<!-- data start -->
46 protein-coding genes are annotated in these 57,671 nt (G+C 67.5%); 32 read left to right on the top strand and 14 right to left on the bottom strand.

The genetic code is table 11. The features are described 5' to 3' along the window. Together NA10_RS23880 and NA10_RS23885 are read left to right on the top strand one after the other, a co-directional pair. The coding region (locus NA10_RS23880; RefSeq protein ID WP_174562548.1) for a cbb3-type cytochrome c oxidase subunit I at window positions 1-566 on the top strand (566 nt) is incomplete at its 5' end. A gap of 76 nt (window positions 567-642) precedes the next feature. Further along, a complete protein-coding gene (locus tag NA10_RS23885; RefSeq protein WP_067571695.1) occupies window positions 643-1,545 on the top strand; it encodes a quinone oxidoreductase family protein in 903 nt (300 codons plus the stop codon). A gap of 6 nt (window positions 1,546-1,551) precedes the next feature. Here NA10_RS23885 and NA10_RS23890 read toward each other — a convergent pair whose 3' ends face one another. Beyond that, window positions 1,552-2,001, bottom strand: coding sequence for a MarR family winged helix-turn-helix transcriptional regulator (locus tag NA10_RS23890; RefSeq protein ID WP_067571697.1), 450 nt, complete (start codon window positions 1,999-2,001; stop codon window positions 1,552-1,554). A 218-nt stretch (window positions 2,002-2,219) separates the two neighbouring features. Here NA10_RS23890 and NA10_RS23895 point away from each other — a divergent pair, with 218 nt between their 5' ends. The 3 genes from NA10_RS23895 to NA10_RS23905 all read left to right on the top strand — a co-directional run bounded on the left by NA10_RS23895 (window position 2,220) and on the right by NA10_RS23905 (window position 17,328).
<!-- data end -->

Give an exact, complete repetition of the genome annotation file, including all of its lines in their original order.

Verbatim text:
46 protein-coding genes are annotated in these 57,671 nt (G+C 67.5%); 32 read left to right on the top strand and 14 right to left on the bottom strand.

The genetic code is table 11. The features are described 5' to 3' along the window. Together NA10_RS23880 and NA10_RS23885 are read left to right on the top strand one after the other, a co-directional pair. The coding region (locus NA10_RS23880; RefSeq protein ID WP_174562548.1) for a cbb3-type cytochrome c oxidase subunit I at window positions 1-566 on the top strand (566 nt) is incomplete at its 5' end. A gap of 76 nt (window positions 567-642) precedes the next feature. Further along, a complete protein-coding gene (locus tag NA10_RS23885; RefSeq protein WP_067571695.1) occupies window positions 643-1,545 on the top strand; it encodes a quinone oxidoreductase family protein in 903 nt (300 codons plus the stop codon). A gap of 6 nt (window positions 1,546-1,551) precedes the next feature. Here NA10_RS23885 and NA10_RS23890 read toward each other — a convergent pair whose 3' ends face one another. Beyond that, window positions 1,552-2,001, bottom strand: coding sequence for a MarR family winged helix-turn-helix transcriptional regulator (locus tag NA10_RS23890; RefSeq protein ID WP_067571697.1), 450 nt, complete (start codon window positions 1,999-2,001; stop codon window positions 1,552-1,554). A 218-nt stretch (window positions 2,002-2,219) separates the two neighbouring features. Here NA10_RS23890 and NA10_RS23895 point away from each other — a divergent pair, with 218 nt between their 5' ends. The 3 genes from NA10_RS23895 to NA10_RS23905 all read left to right on the top strand — a co-directional run bounded on the left by NA10_RS23895 (window position 2,220) and on the right by NA10_RS23905 (window position 17,328).